By Tom Switzer
There are those whose memory fades with time. There are others whose importance only grows. Such a man was Robert Conquest, the West’s pre-eminent chronicler of Soviet terror.
Conquest, who spent his last 30-odd years at Stanford’s Hoover Institution in California, had written poetry and fiction. But it was his 20-plus books on Soviet history — most notably The Great Terror: Stalin’s Purge of the Thirties in 1968 and The Harvest of Sorrow: Soviet Collectivisation and the Terror-Famine in 1986 — that define his legacy.
Both tomes exposed the true nature of Joseph Stalin’s crimes and the gulag system and the suffering caused by the collectivisation of agriculture. Both were also smuggled into the Soviet Union and eastern bloc states, influencing major dissidents. Alexander Solzhenitsyn was so impressed that shortly after he was expelled from the Soviet Union in 1974 he asked Conquest to translate his 2000-line poem on freedom.
Born in Britain and educated at Oxford University (where for a short time he was an open member of the Communist Party), Conquest served in World War II before he got mugged by reality, discovered the error of his ways and did everything he could to make amends. Much to the chagrin of Soviet apologists in Australia, Western Europe and North America, Conquest showed Stalin was no aberration, but a logical consequence of Marxism-Leninism and the Bolshevik Revolution.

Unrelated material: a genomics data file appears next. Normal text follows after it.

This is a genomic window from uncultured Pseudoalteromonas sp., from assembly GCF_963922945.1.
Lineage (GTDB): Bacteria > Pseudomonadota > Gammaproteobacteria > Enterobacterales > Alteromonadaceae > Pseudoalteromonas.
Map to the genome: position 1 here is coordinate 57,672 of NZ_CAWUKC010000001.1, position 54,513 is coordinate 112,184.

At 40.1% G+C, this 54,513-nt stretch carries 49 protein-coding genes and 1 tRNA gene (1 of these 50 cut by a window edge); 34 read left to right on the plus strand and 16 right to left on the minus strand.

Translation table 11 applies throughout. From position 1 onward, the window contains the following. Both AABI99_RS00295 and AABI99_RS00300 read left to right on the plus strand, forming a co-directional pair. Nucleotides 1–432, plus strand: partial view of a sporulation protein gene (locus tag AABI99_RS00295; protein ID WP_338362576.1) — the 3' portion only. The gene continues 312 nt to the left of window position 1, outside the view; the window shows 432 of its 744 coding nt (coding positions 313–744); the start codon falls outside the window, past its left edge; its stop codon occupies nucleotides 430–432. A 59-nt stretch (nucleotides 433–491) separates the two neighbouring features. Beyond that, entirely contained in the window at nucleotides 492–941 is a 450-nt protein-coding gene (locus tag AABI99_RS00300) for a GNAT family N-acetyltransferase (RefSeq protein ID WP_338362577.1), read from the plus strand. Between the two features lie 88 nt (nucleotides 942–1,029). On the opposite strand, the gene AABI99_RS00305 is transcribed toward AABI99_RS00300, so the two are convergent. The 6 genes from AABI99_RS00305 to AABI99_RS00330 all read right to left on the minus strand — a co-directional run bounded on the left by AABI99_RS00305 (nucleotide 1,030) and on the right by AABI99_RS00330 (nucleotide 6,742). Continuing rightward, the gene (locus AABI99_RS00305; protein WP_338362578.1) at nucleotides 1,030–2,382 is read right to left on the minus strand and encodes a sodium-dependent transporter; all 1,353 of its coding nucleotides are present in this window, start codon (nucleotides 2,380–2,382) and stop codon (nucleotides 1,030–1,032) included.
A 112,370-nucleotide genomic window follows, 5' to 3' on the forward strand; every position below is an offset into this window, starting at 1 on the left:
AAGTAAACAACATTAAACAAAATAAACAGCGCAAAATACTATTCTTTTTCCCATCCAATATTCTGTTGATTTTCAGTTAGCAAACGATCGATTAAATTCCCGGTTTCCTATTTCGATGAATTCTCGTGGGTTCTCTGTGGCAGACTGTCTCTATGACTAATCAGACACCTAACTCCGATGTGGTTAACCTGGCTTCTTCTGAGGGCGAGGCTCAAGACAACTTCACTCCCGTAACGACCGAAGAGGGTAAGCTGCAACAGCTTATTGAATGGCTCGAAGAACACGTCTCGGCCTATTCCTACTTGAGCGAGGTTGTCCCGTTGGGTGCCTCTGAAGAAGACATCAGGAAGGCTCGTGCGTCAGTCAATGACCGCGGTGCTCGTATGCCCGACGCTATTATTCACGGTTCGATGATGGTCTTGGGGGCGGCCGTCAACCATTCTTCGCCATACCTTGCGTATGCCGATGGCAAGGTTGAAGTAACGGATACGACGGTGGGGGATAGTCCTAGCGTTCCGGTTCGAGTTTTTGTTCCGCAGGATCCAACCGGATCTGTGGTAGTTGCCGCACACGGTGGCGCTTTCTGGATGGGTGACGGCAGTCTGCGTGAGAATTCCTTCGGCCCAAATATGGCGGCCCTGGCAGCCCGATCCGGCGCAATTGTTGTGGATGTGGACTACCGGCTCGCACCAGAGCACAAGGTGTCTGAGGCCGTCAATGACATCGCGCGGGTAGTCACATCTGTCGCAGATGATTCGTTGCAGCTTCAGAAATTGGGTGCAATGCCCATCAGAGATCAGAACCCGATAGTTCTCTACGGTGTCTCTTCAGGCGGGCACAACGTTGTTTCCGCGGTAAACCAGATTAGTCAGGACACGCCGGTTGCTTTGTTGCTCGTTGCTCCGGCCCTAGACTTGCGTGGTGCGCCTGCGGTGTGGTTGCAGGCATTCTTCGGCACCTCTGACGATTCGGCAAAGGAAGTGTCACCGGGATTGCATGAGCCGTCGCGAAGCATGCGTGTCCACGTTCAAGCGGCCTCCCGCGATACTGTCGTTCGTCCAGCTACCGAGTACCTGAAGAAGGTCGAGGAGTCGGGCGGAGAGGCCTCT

Before 1968, the prevailing wisdom among Western intellectuals was to deny or minimise the extent of Stalin’s devastation. In the 1930s, when Stalin was launching murderous Moscow trials, socialists such as George Bernard Shaw, HG Wells, and Sidney and Beatrice Webb portrayed the Soviet dictator as a popular and humane leader.
Even after Stalin’s death in 1953, left-wing historians such as Manning Clark and Eric Hobsbawm claimed ignorance of his reign of terror.
Such people, Conquest remarked, “had an ability to dupe themselves”, especially if “you start using the word ‘socialist’ ”.
Although The Great Terror was coldly received on the Left, the evidence was irrefutable: a terror involving millions of deaths. The book was an overnight sensation.
Above all else, Conquest highlighted the unprecedented reign of horror that had gripped the Soviet Union in the mid to late 1930s. From Moscow to Vladivostok, Stalin’s security thugs took victims by the millions, killing more than a 10th, and sweeping the rest into forced labour camps. Their loss deprived the Soviet Union of its best writers, artists, academics, engineers and technicians. On one day alone in 1937, Stalin approved 3167 death sentences — and then went to the movies.
Since the publication of The Great Terror in 1968, the book’s significance has endured. Shortly after the collapse of the Soviet empire and the opening of the Russian archives in the early 1990s, Conquest’s publishers asked him for a new subtitle to a revised edition. In his typically witty and quirky manner, he replied: “How about ‘I Told You So, You F..king Fools’?” He was surely entitled to say that.
In Harvest of Sorrow, he used witness accounts and official Soviet publications to record the Kremlin’s campaign to collectivise Soviet agriculture. This was designed to gain greater control of the kulaks, or peasantry, and to transfer resources from the land to industry in urban areas.